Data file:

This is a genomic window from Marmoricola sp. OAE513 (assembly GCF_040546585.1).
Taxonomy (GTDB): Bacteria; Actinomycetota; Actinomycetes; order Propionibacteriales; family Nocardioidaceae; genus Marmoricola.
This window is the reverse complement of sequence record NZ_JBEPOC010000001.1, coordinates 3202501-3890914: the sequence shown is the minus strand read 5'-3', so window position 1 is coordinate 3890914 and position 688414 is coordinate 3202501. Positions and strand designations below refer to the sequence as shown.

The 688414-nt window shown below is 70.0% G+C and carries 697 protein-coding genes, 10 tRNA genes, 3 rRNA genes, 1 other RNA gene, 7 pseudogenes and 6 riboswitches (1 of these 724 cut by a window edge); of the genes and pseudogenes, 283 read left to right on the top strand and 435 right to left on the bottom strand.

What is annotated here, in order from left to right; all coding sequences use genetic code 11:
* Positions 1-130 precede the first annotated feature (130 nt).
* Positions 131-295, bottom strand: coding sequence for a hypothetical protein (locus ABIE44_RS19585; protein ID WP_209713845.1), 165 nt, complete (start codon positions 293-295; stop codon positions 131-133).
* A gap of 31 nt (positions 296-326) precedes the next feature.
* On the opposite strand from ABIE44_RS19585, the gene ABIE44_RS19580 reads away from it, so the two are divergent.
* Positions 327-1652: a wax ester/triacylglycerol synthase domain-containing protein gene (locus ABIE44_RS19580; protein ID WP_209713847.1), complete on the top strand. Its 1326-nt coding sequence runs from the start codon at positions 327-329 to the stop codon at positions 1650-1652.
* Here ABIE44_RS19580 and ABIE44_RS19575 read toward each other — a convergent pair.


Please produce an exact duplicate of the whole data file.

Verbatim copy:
This is a genomic window from Marmoricola sp. OAE513 (assembly GCF_040546585.1).
Taxonomy (GTDB): Bacteria; Actinomycetota; Actinomycetes; order Propionibacteriales; family Nocardioidaceae; genus Marmoricola.
This window is the reverse complement of sequence record NZ_JBEPOC010000001.1, coordinates 3202501-3890914: the sequence shown is the minus strand read 5'-3', so window position 1 is coordinate 3890914 and position 688414 is coordinate 3202501. Positions and strand designations below refer to the sequence as shown.

The 688414-nt window shown below is 70.0% G+C and carries 697 protein-coding genes, 10 tRNA genes, 3 rRNA genes, 1 other RNA gene, 7 pseudogenes and 6 riboswitches (1 of these 724 cut by a window edge); of the genes and pseudogenes, 283 read left to right on the top strand and 435 right to left on the bottom strand.

What is annotated here, in order from left to right; all coding sequences use genetic code 11:
* Positions 1-130 precede the first annotated feature (130 nt).
* Positions 131-295, bottom strand: coding sequence for a hypothetical protein (locus ABIE44_RS19585; protein ID WP_209713845.1), 165 nt, complete (start codon positions 293-295; stop codon positions 131-133).
* A gap of 31 nt (positions 296-326) precedes the next feature.
* On the opposite strand from ABIE44_RS19585, the gene ABIE44_RS19580 reads away from it, so the two are divergent.
* Positions 327-1652: a wax ester/triacylglycerol synthase domain-containing protein gene (locus ABIE44_RS19580; protein ID WP_209713847.1), complete on the top strand. Its 1326-nt coding sequence runs from the start codon at positions 327-329 to the stop codon at positions 1650-1652.
* Here ABIE44_RS19580 and ABIE44_RS19575 read toward each other — a convergent pair.